By ROBIN CAUDELL
---- — MORRISONVILLE — The first-ever Plattsburgh Bluegrass Festival has a promising beginning.
The weather is predicted to be cooperative, and all 97 electrical hookups at the Clinton County Fairgrounds are sold out. Dry camping is still an option.
“We still have room for a couple hundred more,” said Glenn Gillespie, fair manager. “They are all coming in on Thursday morning.
“It’s our very first year. We’re excited about it. By the looks of it, it will be a huge success. I would estimate about 1,000 people (will attend). We got our campers here. That’s 200 or more. Our day-rate people, I don’t know how many of those will come.”
The Jesse Alexander Band takes the stage at 1 p.m. Friday. The musical rotation includes Dave Nichols & Spare Change, Remington Ryde and Danny Paisley and the Southern Grass. There’s a dinner break from 5 to 6 p.m. before the entertainers take the stage for a second set.
Saturday’s lineup is Cabin Fever, Dave Nichols & Spare Change, Remington Ryde and the Gibson Brothers.
Gillespie said he was lucky to have Ryan Frankhouser of Remington Ryde act as festival promoter.
“He’s been after me to do this Bluegrass Festival, and some local people have been after me,” Gillespie said. “He will be my emcee for the whole weekend. He’s got all these good bands, including the Gibson Brothers. They’re just coming off a tour in Nashville this week. They’re driving up there and will come right to our fair from there.”
Gillespie told Frankhouser he couldn’t have a bluegrass festival without the Gibson Brothers.
“They are right in our backyard,” he said.
The festival is expected to become an annual event.
On Sunday, there is no cost to attend the day’s festivities, which start at 9 a.m. and include more bluegrass.
“Anyone can come in Sunday morning. Father (Scott) Seymour is coming for Mass. The whole neighborhood is welcome,” he said.
The grandstand seats 2,200.
“We have a track in front of the stage. People will bring their chairs and line them on the track. There will be food vendors. The therapeutic donkeys will be here. They will be walking ‘round,” he said.
The festival comes on the tires of the Adirondack Tractor Pull.
During the Bluegrass Festival, field pickin’ is encouraged round the clock.
“The thing I like about it, they can go from camper to camper,” Gillespie said. “People bring their guitars, fiddles and mandolins. They can go from camper to camper and hear people play some good music. We encourage that all night long, not just during the day.”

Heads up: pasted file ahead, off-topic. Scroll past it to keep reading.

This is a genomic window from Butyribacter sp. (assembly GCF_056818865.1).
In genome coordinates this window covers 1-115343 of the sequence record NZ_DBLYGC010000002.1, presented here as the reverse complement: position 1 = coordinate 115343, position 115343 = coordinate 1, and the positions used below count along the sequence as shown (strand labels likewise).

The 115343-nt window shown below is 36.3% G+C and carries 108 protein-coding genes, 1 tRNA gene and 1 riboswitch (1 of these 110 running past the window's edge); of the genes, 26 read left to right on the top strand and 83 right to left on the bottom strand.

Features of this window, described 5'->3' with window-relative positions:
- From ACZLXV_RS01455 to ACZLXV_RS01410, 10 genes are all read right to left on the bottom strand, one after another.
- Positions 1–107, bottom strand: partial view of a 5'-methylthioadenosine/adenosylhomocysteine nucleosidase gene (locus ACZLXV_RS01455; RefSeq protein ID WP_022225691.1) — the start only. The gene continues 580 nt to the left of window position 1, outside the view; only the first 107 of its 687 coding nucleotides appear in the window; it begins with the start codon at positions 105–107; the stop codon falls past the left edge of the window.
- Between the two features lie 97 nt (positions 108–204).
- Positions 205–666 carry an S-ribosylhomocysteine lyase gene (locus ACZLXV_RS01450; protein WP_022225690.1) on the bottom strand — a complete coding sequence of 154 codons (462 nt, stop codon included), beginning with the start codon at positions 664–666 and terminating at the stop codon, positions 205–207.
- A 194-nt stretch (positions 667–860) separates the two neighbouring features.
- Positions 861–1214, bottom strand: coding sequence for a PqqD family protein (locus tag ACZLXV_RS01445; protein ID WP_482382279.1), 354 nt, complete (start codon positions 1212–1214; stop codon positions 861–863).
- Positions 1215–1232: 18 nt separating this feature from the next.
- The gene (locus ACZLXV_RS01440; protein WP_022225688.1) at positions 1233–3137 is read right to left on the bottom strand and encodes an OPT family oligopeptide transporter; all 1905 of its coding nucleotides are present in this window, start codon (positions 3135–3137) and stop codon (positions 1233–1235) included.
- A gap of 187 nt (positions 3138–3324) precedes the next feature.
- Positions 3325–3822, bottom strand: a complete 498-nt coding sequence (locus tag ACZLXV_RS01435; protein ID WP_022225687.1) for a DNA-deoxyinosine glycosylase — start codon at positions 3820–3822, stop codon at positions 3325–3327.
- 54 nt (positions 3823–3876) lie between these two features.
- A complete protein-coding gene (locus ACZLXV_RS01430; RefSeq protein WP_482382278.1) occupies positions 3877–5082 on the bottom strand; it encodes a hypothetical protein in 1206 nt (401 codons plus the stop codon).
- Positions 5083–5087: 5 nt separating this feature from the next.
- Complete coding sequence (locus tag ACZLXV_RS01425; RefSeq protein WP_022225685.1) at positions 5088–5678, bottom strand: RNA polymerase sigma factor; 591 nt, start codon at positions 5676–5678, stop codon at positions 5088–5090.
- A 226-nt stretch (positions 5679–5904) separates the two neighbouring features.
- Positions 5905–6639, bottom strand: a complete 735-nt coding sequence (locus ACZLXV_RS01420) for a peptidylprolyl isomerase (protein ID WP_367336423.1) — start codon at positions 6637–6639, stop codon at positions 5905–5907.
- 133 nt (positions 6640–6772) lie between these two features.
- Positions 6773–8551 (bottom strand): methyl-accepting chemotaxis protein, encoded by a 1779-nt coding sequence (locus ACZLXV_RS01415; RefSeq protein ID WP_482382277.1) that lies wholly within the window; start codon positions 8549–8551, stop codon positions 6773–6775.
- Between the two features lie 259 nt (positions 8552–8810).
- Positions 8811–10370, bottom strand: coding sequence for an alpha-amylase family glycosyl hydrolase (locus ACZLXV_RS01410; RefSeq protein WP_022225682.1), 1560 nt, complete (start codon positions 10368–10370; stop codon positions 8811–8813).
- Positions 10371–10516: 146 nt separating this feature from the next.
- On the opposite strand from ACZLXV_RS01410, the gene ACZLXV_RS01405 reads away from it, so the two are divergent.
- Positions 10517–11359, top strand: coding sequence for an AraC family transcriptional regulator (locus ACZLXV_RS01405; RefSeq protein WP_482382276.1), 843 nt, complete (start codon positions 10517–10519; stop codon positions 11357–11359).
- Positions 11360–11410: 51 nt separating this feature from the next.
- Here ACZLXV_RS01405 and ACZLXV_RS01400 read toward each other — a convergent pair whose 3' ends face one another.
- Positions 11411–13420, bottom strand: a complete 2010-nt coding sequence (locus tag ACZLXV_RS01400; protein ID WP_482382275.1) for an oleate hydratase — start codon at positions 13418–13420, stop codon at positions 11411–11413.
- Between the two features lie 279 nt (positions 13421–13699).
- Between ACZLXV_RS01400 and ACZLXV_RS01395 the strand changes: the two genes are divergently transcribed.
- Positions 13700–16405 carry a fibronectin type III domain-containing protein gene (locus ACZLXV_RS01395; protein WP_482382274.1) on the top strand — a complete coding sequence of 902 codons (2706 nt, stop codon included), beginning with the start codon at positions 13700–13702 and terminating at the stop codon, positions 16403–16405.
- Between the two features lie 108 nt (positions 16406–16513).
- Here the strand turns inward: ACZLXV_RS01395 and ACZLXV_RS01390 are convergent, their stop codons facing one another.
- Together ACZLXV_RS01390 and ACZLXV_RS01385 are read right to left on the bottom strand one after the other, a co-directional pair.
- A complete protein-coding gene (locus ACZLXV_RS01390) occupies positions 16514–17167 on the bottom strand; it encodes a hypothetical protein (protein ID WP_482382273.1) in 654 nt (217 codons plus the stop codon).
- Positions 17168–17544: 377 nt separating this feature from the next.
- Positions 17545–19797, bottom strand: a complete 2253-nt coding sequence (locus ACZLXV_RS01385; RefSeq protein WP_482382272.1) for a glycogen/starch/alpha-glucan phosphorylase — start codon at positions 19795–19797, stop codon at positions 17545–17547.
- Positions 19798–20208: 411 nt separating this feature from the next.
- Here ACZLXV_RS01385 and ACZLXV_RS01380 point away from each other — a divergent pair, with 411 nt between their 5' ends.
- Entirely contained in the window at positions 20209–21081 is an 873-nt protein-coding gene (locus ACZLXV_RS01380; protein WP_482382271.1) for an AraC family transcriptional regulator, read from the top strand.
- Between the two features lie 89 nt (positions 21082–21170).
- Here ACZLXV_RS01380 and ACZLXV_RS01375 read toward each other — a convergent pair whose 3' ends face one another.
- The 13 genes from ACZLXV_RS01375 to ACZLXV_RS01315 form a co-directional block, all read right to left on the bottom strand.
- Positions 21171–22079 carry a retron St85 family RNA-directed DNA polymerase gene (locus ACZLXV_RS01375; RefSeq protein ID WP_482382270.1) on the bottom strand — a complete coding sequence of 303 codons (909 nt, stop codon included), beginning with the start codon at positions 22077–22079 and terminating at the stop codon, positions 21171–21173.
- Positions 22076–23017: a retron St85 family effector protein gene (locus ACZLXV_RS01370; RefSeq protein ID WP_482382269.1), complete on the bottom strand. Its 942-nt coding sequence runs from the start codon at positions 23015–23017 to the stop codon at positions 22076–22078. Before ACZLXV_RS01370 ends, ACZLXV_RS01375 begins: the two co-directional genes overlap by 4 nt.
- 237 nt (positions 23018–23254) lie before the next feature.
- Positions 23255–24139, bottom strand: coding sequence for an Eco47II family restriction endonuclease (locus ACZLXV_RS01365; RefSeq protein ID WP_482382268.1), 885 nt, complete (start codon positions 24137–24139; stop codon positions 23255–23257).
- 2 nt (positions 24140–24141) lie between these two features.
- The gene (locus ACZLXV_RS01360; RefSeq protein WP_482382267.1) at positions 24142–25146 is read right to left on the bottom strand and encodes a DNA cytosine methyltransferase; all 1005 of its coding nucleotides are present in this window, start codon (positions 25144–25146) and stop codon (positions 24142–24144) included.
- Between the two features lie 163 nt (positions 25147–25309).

Gillespie will have his guitar in tow.
“I look forward to playing with all these people. It will be a fun weekend.”
Email Robin Caudell:
email@example.comIF YOU GO WHAT: Plattsburgh Bluegrass Festival. WHEN: Today through Sunday. WHERE: Clinton County Fairgrounds, 84 Fairgrounds Road, Morrisonville. ADMISSION: A three-day pass costs $50. Children 12 and under admitted free when accompanied by a parent. Day ticket prices: $10 Thursday, $20 Friday, $25 Saturday, and free Sunday. Day-ticket holders must be off fairgrounds by midnight each night (price does not include camping). Camping is an additional $25 per night. The gates open at 8 a.m. today with camping on a first-come, first-serve basis. Generators are welcome. Dogs are welcome with appropriate shot papers. All dogs much be on a leash and at owner's camping site only. CONTACT: For questions, call 561-7998. BLUEGRASS AWARDS The Gibson Brothers is up for four titles at tonight's International Bluegrass Music Association Awards at the Ryman Auditorium in Nashville, and fans can watch the show online. The band has been nominated for Entertainer of the Year, Vocal Group of the Year, Gospel Recorded Performance of the Year and Recorded Event of the Year. They will also perform live at the awards show. Find the Bluegrass Today live webcast, beginning at 7:45 p.m., at http://tinyurl.com/8r85yg4. As well, the show will be aired on Sirius XM's Bluegrass Junction or can be heard online at www.wsmonline.com.